What’s Going On In The Desh?

The India-Bangladesh border at Akhaura, is definitely the most unorganised crossings I’ve ever had the displeasure of going over. It resembles a building site that has no concept of health and safety, the computerised system didn’t work and our Indian visas were barely checked by the aging customs officer. A good hour was spent hopping from building to building before we could finally cross the rubicon, and into Bangladesh. Some time was spent waiting for the Chittagong train at Akhaura station feeling like a caged animal in an extremely twisted zoo, but that’s another story. In the meantime a hungry beggar woman came over on her honkers with the usual trouser pulling whilst giving it the ‘feed me’ gestures. I normally deal with beggars in Asia the same way I deal with beggars at home, by completely blanking them. However, on this occasion I offered her a banana, only to have it rejected in preference of money, so the first thing I’ve learned about Bangladesh is that beggars can be choosers…


Chittagong takes its name from an ancient phrase ‘tse tse gong’ which means ‘war should never be fought’, but to put it simply, Chittagong is not worth fighting over. The sprawling, chaotic mess which makes Middlesbrough look like the green capital of Europe, is an interesting but not too pleasant place to spend a few days settling into Bangladeshi life. We took a local row boat over the Khanaphuli river from the oldest part of the city, Sadarghat. Apart from being followed and gawped at over on the other side, there was a stomach churning meat market which was enough to make any man turn veggie…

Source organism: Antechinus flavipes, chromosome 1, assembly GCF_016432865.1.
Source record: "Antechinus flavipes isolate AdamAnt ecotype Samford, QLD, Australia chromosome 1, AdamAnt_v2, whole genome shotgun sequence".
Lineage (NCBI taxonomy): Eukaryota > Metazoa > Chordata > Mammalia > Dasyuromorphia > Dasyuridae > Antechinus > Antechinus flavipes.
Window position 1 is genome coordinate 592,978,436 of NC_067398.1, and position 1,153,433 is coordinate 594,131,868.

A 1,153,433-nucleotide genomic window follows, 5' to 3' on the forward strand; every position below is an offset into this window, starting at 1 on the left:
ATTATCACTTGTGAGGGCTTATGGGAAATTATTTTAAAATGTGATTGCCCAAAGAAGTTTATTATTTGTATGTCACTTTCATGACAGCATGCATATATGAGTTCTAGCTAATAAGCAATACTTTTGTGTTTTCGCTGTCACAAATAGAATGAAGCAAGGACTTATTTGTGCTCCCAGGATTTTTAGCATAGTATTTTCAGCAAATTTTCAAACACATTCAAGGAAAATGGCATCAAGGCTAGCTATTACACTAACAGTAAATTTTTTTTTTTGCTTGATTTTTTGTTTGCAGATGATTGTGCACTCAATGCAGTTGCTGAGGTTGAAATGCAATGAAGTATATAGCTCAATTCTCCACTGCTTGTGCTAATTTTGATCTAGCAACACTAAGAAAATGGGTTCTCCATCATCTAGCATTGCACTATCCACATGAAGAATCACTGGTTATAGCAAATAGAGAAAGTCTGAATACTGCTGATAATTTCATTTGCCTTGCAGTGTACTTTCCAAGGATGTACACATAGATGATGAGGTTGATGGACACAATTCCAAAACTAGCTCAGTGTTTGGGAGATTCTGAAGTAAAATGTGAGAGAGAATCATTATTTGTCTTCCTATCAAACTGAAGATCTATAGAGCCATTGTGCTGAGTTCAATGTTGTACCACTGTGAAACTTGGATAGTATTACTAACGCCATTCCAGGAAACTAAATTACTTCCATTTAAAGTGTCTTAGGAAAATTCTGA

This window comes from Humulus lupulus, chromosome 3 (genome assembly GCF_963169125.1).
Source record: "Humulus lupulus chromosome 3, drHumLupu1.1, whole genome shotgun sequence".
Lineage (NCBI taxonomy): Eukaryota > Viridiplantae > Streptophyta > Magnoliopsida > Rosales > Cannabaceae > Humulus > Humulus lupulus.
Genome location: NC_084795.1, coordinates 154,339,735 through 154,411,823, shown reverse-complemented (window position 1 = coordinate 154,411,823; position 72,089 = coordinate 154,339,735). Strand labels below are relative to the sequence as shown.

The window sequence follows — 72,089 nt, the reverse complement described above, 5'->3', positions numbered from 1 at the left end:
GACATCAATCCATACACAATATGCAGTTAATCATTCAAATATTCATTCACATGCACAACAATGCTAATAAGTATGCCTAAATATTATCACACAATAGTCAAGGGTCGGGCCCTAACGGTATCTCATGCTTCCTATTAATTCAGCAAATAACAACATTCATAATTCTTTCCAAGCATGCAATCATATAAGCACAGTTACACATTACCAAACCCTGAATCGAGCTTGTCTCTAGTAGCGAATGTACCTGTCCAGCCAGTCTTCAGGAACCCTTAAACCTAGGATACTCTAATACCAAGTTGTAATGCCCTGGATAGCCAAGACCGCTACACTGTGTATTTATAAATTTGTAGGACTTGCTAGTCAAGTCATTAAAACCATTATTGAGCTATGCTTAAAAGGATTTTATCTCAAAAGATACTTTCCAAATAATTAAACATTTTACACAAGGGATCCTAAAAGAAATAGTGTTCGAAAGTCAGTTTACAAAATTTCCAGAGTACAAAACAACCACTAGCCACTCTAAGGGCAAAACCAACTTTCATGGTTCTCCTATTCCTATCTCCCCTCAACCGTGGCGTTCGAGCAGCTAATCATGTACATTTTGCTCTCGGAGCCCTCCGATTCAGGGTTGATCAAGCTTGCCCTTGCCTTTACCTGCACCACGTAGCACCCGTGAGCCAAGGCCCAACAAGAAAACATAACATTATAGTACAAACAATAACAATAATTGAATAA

Sadarghat ferryman

Stop and stare

”Butcher, you got a cow’s head?”


What’s everyone looking at? Ah yeah, me

Rangamati is only a few hours away in the area known as the Chittagong hill tracts. The hill tracts is the stronghold of the Adivasi (ethnic groups). It has a troubled history, most notably an extended period of guerrilla warfare that was brought on after the government attempted a genocide to rid the area of all Adivasi. Kaptai lake was constructed in the 1960’s as a source of hydroelectricity, in the process 40% of the Adivasi cultivation land was submerged underwater.


Accommodation in Bangladesh had so far seemed pretty good value for money. That was until we returned home one night to find our room infested with singing, dancing, rock ‘n’ rolling cockroaches. It was reminiscent of the scenes from MTV’s obscure 90’s movie Joe’s apartment…


In this first week or so our travel plans have been severely disrupted due to some political tension taking place, that I was completely unaware of. Since early this year Bangladesh’s governing party, the Awami league, has been bringing to trial war criminals from the Bangladeshi liberation war of 1971. Ghulam Azam, former leader of the opposition party, Jamaat-e-Islami, at 90 years old was sentenced to 90 years imprisonment, a number of other Jamaat members have been sent to the gallows. Even though Jamaat-e-Islami only possess 5 seats of a possible 300 in the Bangladeshi parliament, they still have the power to call nationwide hartal (shutdowns) in protest to the tribunal’s decisions.

Always habidah habidah balclatnatabip poona…

During these hartals, public transport doesn’t operate which led to us being stuck in Rangamati and Chittagong for longer than planned. Some of the clashes have turned violent, busses have been petrol bombed throughout the country, all this and the fact that now it is Ramadan, so day time food is hard to come by, I’ll admit this isn’t exactly the perfect time to visit Bangladesh. So far it has been very frustrating, but if it means living on the edge whilst eating nothing but salted crackers during daylight, so be it, I’m determined not to let it spoil my summer ‘holiday’ in the Desh. The question on my mind, what will happen in 90 years when the 180 year old Ghulam Azam has served his time?

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